MMP14 expression increases γδ T-cell migration in basement membrane-like Matrigel and in BCSC5 tumor tissue. A, Representative dot plots (left) and histograms (right) of γδ T cells expressing mock, MMP14, or MMP14E240A on day 3 after transduction with a MOI of 5. UT cells served as control. B, Schematic illustration of the 3D migration assay in Matrigel (left). γδ T cells were seeded into ibidi μ-angiogenesis slides in 100% Matrigel. Migration toward medium supplemented with 10% FBS and 50 ng/mL CXCL12 was assessed via confocal microscopy after 48 hours. Statistical analysis (right) of the percent of γδ T cells migrating further than 10 and 100 μm (medians are indicated). Results of 8–24 wells per condition from five independent experiments are shown. Kruskal–Wallis test followed by Dunn post hoc test comparing transduced with untransduced cells. C, Migration of CMFDA-labeled UT (see also Supplementary Video S1) or MMP14 expressing (see also Supplementary Video S2) γδ T cells (green) in vibratome sections of viable BCSC5 xenograft tumors. Shown are representative Z-projections of confocal time-lapse videos from BCSC5 xenograft tumor slices stained for EpCAM (blue) and fibronectin (red) to identify tumor cell regions and stromal compartments, respectively. D, The mean speed of γδ T cells migrating in BCSC5 xenograft tumor slices is shown (left; Mann-Whitney test). The same data were analyzed with respect to the mean speed of γδ T cells in stromal ECM compartments (fibronectin+) and tumor cell regions (EpCAM+) of BCSC5 xenograft tumor slices (right; Kruskal-Wallis test followed by Dunn post hoc test comparing all groups against each other). E, The percentage of cells, which have been able to enter EpCAM+ tumor tissue (left) or which have resided over 50% of their monitored time inside EpCAM+ tumor tissue (right), was quantified in each time-lapse experiment (median, minimum to maximum). Unpaired t test, two tailed. D, Results from 15 (UT) and 11 (MMP14) time-lapse acquisitions from seven independent experiments are shown including at least 440 tracks per group. Outliers were identified and removed using the ROUT method (Q = 2%). *, P ≤ 0.05; **, P ≤ 0.01; ***, P ≤ 0.001. ECM, extracellular matrix; EpCAM, epithelial cellular adhesion molecule; UT, untransduced.

Figure 3.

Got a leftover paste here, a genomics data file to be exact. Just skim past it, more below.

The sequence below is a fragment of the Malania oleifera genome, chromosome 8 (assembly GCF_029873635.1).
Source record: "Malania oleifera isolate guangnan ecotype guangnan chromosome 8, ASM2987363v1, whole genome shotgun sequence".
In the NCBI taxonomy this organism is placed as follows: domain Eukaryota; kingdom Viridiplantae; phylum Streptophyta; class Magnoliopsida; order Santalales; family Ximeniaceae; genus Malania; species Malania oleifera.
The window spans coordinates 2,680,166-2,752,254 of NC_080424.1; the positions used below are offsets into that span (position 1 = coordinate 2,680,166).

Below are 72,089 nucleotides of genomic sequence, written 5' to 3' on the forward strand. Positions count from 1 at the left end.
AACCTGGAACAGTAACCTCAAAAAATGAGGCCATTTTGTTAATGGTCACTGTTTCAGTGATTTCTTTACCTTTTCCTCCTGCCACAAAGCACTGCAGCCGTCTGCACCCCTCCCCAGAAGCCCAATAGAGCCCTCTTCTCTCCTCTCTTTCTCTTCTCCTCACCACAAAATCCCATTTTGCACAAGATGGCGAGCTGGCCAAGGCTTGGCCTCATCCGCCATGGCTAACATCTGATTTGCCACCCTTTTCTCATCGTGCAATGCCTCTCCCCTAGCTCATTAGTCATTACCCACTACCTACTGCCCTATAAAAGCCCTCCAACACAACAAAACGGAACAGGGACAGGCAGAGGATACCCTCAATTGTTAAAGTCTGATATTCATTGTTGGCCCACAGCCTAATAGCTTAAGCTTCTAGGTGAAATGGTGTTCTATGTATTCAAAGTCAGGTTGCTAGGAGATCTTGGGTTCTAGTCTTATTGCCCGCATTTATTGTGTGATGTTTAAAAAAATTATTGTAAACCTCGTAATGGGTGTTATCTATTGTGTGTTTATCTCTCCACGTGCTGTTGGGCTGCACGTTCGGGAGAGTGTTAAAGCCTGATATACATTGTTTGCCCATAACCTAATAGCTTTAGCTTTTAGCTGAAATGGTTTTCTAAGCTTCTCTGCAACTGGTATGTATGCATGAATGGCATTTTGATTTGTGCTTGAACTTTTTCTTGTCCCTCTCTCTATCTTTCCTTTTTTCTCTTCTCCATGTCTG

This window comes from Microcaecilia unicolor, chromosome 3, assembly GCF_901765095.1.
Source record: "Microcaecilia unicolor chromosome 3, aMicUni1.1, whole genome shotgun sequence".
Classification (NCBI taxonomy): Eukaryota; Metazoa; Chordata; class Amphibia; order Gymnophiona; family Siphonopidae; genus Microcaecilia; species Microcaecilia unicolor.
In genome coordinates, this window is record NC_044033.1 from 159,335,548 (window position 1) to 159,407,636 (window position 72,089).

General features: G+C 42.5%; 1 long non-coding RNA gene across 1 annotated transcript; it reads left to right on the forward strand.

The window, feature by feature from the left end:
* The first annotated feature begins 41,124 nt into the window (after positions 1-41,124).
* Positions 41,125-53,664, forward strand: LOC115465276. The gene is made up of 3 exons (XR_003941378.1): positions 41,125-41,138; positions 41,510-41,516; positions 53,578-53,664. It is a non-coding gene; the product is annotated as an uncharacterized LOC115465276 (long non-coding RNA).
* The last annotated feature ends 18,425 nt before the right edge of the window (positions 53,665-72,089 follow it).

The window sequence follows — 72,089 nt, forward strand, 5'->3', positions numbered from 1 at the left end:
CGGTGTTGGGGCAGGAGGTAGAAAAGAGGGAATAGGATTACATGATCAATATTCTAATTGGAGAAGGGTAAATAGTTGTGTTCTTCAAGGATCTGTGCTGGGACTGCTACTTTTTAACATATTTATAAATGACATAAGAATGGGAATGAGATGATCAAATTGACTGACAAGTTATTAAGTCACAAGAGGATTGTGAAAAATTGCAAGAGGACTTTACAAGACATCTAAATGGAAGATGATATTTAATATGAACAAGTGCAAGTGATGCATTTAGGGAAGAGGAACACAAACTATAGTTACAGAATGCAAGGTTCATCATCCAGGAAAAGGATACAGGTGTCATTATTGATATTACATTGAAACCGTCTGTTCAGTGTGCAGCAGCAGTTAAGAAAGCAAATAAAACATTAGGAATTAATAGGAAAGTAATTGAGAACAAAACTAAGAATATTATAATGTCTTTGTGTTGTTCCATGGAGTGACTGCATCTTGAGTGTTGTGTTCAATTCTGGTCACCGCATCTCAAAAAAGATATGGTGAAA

MMP14 expression increases γδ T-cell migration in basement membrane-like Matrigel and in BCSC5 tumor tissue. A, Representative dot plots (left) and histograms (right) of γδ T cells expressing mock, MMP14, or MMP14E240A on day 3 after transduction with a MOI of 5. UT cells served as control. B, Schematic illustration of the 3D migration assay in Matrigel (left). γδ T cells were seeded into ibidi μ-angiogenesis slides in 100% Matrigel. Migration toward medium supplemented with 10% FBS and 50 ng/mL CXCL12 was assessed via confocal microscopy after 48 hours. Statistical analysis (right) of the percent of γδ T cells migrating further than 10 and 100 μm (medians are indicated). Results of 8–24 wells per condition from five independent experiments are shown. Kruskal–Wallis test followed by Dunn post hoc test comparing transduced with untransduced cells. C, Migration of CMFDA-labeled UT (see also Supplementary Video S1) or MMP14 expressing (see also Supplementary Video S2) γδ T cells (green) in vibratome sections of viable BCSC5 xenograft tumors. Shown are representative Z-projections of confocal time-lapse videos from BCSC5 xenograft tumor slices stained for EpCAM (blue) and fibronectin (red) to identify tumor cell regions and stromal compartments, respectively. D, The mean speed of γδ T cells migrating in BCSC5 xenograft tumor slices is shown (left; Mann-Whitney test). The same data were analyzed with respect to the mean speed of γδ T cells in stromal ECM compartments (fibronectin+) and tumor cell regions (EpCAM+) of BCSC5 xenograft tumor slices (right; Kruskal-Wallis test followed by Dunn post hoc test comparing all groups against each other). E, The percentage of cells, which have been able to enter EpCAM+ tumor tissue (left) or which have resided over 50% of their monitored time inside EpCAM+ tumor tissue (right), was quantified in each time-lapse experiment (median, minimum to maximum). Unpaired t test, two tailed. D, Results from 15 (UT) and 11 (MMP14) time-lapse acquisitions from seven independent experiments are shown including at least 440 tracks per group. Outliers were identified and removed using the ROUT method (Q = 2%). *, P ≤ 0.05; **, P ≤ 0.01; ***, P ≤ 0.001. ECM, extracellular matrix; EpCAM, epithelial cellular adhesion molecule; UT, untransduced.